(September 2005) Top honors in our first annual financial ranking go to those staying with the basics and to those dealing with soaring commodity prices.
The 40 Best Energy Companies
generation side,” says Mark McGettrick, CFO at Dominion Resources (#9). “We’re the second-largest importer of power in the country. We have a construction plan through 2012 for electric generation and transmission and also gas transportation projects. But environmental regulations are a moving target, particularly regarding CO 2 emissions.”
McGettrick notes that in Virginia, where most of the company’s generation is located, the Virginia Corporation Commission (VCC) provides rate-rider treatment for new gas-fired generation needed to replace coal units that Dominion might have to shut down. This makes implementing its construction strategy easier, but the company is still waiting for clarity on its path forward.
Changing regulations also are causing delays in non-fossil projects, such as wind farms. Two provisions of the American Recovery and Reinvestment Act (ARRA)—bonus depreciation and an option for owners to claim grants in lieu of investment tax credits—were set to expire in 2009 and 2010 for most eligible projects, and Congress hasn’t extended them. Further, the U.S. Senate has tabled proposals to enact a federal renewable portfolio standard (RPS), which only last year appeared to be strongly supported in Congress.
These policy factors, combined with flat electricity demand and low gas prices, have weakened America’s appetite for wind power.
“Without a federal mandate, wind projects are very difficult to build in the current environment,” McGettrick says. “We have about 700 MW of wind generation under development, and we’re taking a wait-and-see approach. We’ll wait for the regulatory and economic signals, and go whichever way the wind blows.”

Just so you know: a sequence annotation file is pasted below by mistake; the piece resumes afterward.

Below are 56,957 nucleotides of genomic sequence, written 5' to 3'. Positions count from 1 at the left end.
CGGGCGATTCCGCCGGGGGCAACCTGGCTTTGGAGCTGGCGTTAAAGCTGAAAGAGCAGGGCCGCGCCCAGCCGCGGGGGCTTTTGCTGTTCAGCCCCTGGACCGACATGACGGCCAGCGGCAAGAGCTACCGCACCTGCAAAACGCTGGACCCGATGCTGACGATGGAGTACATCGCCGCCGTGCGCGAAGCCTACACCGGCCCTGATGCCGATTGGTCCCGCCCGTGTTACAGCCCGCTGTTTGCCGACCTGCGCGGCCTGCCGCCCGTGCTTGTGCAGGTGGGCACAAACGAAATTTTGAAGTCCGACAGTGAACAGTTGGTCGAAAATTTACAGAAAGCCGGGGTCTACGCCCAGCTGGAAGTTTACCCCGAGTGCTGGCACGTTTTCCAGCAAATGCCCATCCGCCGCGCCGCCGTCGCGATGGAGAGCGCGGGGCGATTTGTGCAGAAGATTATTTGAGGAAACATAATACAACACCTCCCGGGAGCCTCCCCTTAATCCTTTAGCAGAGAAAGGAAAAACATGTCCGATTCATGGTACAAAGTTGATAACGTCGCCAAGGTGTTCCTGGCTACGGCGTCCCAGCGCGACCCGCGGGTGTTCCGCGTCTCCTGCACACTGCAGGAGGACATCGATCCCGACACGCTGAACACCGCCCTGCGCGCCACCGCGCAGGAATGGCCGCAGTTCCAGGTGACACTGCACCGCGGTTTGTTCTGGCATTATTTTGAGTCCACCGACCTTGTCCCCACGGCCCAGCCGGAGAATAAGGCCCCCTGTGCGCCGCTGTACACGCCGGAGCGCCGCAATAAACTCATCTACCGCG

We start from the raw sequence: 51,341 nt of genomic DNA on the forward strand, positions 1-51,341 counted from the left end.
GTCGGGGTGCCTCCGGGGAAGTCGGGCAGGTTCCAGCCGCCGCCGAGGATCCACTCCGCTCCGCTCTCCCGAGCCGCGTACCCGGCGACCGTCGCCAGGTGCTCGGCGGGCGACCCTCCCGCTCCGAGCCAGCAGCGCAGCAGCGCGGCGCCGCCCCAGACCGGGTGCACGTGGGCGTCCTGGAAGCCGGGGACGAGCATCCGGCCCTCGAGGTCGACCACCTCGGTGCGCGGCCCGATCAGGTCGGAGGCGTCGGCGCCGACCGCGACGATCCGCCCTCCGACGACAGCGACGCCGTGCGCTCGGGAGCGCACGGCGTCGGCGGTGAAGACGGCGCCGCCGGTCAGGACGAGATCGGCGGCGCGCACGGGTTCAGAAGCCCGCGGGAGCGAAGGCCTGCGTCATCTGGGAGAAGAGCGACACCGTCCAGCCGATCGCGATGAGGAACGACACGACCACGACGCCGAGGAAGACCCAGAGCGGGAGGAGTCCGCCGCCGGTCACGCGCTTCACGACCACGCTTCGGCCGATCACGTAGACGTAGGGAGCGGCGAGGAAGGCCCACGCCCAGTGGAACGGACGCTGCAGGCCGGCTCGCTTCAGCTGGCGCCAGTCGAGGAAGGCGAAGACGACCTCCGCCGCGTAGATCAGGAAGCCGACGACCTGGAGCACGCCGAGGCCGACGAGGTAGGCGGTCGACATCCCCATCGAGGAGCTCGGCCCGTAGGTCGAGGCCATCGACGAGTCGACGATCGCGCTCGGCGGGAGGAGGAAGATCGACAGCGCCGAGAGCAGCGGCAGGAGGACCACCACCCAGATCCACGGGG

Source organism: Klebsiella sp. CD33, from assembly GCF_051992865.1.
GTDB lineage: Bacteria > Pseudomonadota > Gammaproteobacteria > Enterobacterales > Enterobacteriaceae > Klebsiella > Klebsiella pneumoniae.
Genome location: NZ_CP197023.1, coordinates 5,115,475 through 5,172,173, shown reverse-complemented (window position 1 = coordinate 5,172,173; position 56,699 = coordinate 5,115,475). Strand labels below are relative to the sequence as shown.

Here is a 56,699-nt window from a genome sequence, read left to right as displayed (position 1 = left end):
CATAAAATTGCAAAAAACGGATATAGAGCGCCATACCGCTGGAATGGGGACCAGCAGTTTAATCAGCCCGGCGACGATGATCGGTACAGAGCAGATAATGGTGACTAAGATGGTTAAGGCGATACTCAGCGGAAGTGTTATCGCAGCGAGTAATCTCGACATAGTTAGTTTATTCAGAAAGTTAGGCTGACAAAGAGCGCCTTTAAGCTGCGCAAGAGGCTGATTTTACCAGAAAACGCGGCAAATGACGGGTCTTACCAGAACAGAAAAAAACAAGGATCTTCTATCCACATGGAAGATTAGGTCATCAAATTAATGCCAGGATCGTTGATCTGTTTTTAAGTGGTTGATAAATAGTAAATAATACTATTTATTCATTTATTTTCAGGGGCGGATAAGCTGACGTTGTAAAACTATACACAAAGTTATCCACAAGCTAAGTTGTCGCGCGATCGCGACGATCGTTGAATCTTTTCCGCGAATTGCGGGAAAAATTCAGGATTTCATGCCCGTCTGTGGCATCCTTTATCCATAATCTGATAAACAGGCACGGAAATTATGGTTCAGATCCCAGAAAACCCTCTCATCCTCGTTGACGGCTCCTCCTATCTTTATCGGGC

The shifting political and regulatory outlook is affecting some companies more than others. Most notably, NextEra Energy, formerly FPL Group, returned to the F40’s ranks this year after a two-year hiatus. But its strong unregulated earnings, driven by major wind power investments, seem unlikely to grow at their previous pace. At the same time, NextEra faces a tumultuous regulatory environment in its home state.
Earlier this year, the Florida Public Service Commission stunned both Florida Power & Light and Progress Energy by deeply cutting their proposed rate increases. FP&L had sought nearly $1.3 billion, in part to cover reliability investments required to comply with federal mandates, and the commission granted only $75.5 million, prompting the utility to put $10 billion in cap-ex projects on hold and causing rating agencies to downgrade the company’s credit rating (see Figure 11) . Since then, the state legislature engaged in what pundits call “payback” against the commission, proposing legislation to constrain the governor’s authority to appoint commissioners and ousting four incumbent PSC members. “The PSC’s decision was bizarre, and now all the utilities in Florida are facing a lot of regulatory uncertainty,” Rollins says.
The Sunshine State might be an extreme example, but regulatory controversies are slowing down utility investments in many states. In Maryland, for instance, the PSC in June 2010 rejected Constellation (#26) subsidiary BGE’s smart-grid project proposal, in the context of a contentious gubernatorial race. At press time the PSC approved a revised proposal, but the case exemplifies the pressure utilities are facing in the regulatory arena. As a result, many utilities